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Tunes for a Monday Morning

Today's music comes from Dartmoor's own Seth Lakeman, who lives across the moor near Tavistock. I've been listening to his new CD, Word of Mouth, all weekend (thank you for the present, Howard!) and it's simply stunning.

As a songwriter, Lakeman draws inspiration from the myths, folklore, and history of Devon and Cornwall. This album, recorded in an old Cornish church, is focused on "hidden histories and unsung everyday heroes," telling the stories of soldiers, miners, dockyard workers, Travellers, and others. (The Special Edition of the album intercuts songs with excerpts from the interviews they're based on. There's a very good article about the genesis of the album here.) I deeply admire this man's music not only for its energy and fabulous sound, but also for the intelligence, care, and love for the West Country that he puts into every new recording.

The first two songs today are from Word of Mouth. Above, the newly-released video for "Courier," about ancient tracks on Dartmoor. Below, Lakeman's version of "Portrait of My Wife," a traditional English folksong derived from the Frank Kidson Broadside Collection, performed at the historic St James's Church (designed by Christopher Wren) in central London.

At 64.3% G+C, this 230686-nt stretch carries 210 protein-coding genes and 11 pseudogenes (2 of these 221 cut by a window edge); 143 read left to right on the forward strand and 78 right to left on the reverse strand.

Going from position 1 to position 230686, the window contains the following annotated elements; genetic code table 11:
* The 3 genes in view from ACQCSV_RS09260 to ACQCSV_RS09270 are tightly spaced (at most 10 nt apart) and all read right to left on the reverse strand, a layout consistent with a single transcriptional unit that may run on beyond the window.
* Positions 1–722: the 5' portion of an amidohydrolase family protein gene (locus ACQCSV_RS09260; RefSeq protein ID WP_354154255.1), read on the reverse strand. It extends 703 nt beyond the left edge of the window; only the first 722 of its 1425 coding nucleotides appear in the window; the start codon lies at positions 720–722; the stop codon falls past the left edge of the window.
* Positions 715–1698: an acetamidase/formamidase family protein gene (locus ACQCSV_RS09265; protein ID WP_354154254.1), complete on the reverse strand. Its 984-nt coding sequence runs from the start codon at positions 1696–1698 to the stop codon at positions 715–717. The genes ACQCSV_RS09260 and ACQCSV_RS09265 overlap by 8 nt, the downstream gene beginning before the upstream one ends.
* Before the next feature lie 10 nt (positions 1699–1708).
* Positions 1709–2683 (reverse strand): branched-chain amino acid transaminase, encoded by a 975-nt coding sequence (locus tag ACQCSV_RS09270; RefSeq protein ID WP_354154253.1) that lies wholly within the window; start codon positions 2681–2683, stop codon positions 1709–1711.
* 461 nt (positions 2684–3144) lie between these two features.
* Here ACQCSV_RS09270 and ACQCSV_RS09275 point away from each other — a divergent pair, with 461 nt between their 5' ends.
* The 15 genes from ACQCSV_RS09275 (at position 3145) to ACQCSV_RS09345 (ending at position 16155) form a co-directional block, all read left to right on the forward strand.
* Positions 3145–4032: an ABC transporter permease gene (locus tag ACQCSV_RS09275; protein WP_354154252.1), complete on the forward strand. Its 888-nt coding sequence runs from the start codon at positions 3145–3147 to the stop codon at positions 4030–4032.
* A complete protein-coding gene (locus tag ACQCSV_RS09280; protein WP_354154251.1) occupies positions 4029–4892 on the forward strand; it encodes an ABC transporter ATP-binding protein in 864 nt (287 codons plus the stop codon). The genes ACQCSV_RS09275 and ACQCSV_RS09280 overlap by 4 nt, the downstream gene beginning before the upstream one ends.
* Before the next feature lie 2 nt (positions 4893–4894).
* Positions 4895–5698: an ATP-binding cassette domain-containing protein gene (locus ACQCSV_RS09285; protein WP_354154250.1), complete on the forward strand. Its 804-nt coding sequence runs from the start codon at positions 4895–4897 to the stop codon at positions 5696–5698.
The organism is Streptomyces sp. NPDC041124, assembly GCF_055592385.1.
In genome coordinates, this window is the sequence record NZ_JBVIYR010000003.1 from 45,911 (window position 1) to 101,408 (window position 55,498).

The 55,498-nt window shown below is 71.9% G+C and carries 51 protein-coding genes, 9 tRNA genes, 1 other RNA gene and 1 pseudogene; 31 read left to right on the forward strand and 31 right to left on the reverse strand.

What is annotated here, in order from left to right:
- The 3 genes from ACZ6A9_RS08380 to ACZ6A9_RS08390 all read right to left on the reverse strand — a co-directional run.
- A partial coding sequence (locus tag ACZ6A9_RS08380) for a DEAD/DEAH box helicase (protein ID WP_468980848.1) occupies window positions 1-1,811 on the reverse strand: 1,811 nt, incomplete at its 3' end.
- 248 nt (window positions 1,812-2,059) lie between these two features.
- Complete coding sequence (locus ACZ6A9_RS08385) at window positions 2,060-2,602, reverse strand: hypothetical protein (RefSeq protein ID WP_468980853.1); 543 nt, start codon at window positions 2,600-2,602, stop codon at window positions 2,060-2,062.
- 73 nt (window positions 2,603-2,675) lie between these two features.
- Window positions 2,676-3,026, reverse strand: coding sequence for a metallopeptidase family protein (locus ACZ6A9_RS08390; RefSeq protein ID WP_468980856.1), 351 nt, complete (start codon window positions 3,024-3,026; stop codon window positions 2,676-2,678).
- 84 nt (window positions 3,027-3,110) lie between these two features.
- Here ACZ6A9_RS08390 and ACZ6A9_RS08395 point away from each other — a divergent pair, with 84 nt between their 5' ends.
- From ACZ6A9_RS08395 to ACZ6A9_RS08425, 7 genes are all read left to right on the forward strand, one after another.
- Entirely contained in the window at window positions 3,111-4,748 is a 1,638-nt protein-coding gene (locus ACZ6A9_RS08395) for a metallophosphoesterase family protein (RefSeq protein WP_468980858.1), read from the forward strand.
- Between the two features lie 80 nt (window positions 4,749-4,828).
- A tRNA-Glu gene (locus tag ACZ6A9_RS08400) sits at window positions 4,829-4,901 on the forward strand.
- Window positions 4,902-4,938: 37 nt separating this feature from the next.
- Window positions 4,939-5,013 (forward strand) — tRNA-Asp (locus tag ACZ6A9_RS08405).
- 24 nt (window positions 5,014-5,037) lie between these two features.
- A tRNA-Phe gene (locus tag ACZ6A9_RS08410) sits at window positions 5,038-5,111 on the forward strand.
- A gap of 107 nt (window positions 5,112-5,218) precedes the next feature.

The next two videos feature songs from his first CD, Kitty Jay, which focused on lore and legends of Dartmoor.

Below, an orchestrated version of "The Bold Knight" (as opposed to the simple, stripped-down version on the album),  performed with the BBC Concert Orchestra at the Plymouth Pavillions on the southern coast of Devon.

And last:

"Kitty Jay" performed at The Minack Theatre in Cornwall, a gorgeous open-air performance space right by the sea. The song is based on the legend of Kitty Jay (whose grave is just a short drive from here), played with the bow-shredding intensity Lakeman is well known for.

Jay's Grave

Kitty Jay's Grave DartmoorKitty Jay's Grave, near Manaton and Hound Tor. (Wikimedia Commons photographs)